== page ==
Rework - Deepstash


1.68K reads


by Jason Fried

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"That would never work in the real world."— Don't believe them

  • They expect fresh concepts to fail. They assume society isn't ready for or capable of change. Even worse, they want to drag others down into their tomb.
  • If you're hopeful and ambitious, they'll try to convince you your ideas are impossible. They'll say you're wasting your time. Don't believe them.
  • The real world isn't a place, it's an excuse. It's a justification for not trying. It has nothing to do with you.


225 reads

Solve your own problem

  • If you're solving someone else's problem, you're constantly stabbing in the dark. When you solve your own problem, the light comes on. You know exactly what the right answer is.
  • Best of all, this "solve your own problem" approach lets you fall in love with what you're making.
  • What you do is what matters, not what you think or say or plan.
  • We had the itch, so we scratched it.


144 reads

No Excuses

  • Don't let yourself off the hook with excuses. It's entirely your responsibility to make your dreams come true.
  • Besides, the perfect time never arrives.
  • As you get going, keep in mind why you're doing what you're doing.
  • Great businesses have a point of view, not just a product or service.
  • Design them to be simple.


125 reads

Avoid Outside Funding

  • Service businesses (e.g., consultants, software companies, wedding planners, graphic designers, and hundreds of others) don't require much to get going. If you're running a business like that, avoid outside funding.
  • You need less than you think.
  • Great companies start in garages all the time. Yours can too.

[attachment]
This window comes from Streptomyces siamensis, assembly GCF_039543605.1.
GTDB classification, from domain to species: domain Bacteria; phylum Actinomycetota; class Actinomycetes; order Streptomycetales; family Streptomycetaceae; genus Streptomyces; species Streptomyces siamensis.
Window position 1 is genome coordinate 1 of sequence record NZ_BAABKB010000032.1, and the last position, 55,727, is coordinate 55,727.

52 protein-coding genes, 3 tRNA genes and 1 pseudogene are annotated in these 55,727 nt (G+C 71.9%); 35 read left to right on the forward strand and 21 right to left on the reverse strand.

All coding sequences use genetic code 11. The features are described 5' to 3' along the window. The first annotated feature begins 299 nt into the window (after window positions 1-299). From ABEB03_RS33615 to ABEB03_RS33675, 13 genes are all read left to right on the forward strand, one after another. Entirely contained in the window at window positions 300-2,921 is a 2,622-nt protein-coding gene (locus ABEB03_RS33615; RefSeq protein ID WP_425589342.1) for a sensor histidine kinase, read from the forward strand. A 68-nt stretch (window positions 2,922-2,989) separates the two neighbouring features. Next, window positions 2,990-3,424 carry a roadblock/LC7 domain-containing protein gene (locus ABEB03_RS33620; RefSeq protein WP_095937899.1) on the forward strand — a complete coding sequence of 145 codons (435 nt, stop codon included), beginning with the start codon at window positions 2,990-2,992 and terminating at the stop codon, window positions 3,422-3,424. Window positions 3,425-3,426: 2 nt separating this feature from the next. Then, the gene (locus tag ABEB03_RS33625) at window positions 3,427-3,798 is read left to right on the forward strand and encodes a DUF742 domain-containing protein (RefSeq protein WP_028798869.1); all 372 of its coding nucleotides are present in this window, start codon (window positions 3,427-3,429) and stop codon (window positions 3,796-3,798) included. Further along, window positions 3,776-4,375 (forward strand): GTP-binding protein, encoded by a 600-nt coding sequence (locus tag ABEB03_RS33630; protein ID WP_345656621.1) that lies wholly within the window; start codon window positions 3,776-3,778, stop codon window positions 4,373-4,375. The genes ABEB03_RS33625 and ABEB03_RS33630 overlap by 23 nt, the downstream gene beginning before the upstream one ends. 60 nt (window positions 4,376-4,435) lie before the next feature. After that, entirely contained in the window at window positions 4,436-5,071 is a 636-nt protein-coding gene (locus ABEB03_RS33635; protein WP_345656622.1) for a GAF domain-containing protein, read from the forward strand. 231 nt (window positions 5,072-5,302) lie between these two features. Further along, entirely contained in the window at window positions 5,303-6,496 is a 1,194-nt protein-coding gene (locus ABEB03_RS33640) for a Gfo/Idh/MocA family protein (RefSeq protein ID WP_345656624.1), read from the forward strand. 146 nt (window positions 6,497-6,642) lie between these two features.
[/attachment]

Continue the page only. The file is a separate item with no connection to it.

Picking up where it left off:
• Start a business, not a startup.


115 reads

Necessities Now, Luxuries Later

  • Don't hold everything else up because of a few leftovers. You can do them later.
  • Build the necessities now, worry about the luxuries later.
  • Meetings are toxic
  • Judo solutions are all about getting the most out of doing the least.
  • Problems can usually be solved with simple, mundane solutions.
  • Remember, you can usually turn good enough into great later.


110 reads

Enough with "entrepreneurs"

  • Everyone should be encouraged to start his own business, not just some rare breed that self-identifies as entrepreneurs.
  • Instead of entrepreneurs, let's just call them starters.
  • You don't need an MBA, a certificate, a fancy suit, a briefcase, or an above-average tolerance for risk. You just need an idea, a touch of confidence, and a push to get started.


100 reads

Planning is guessing

  • There are just too many factors that are out of your hands: market conditions, competitors, customers, the economy, etc. Writing a plan makes you feel in control of things you can't actually control.
  • If you write a big plan, you'll most likely never look at it anyway.
  • Decide what you're going to do this week, not this year.
  • Premature hiring is the death of many companies.


94 reads


  • Workaholics aren't heroes. They don't save the day, they just use it up.
  • The real hero is already home because she figured out a faster way to get things done.


108 reads

This Makes My Life Better

  • You want your customers to say, "This makes my life better." You want to feel that if you stopped doing what you do, people would notice.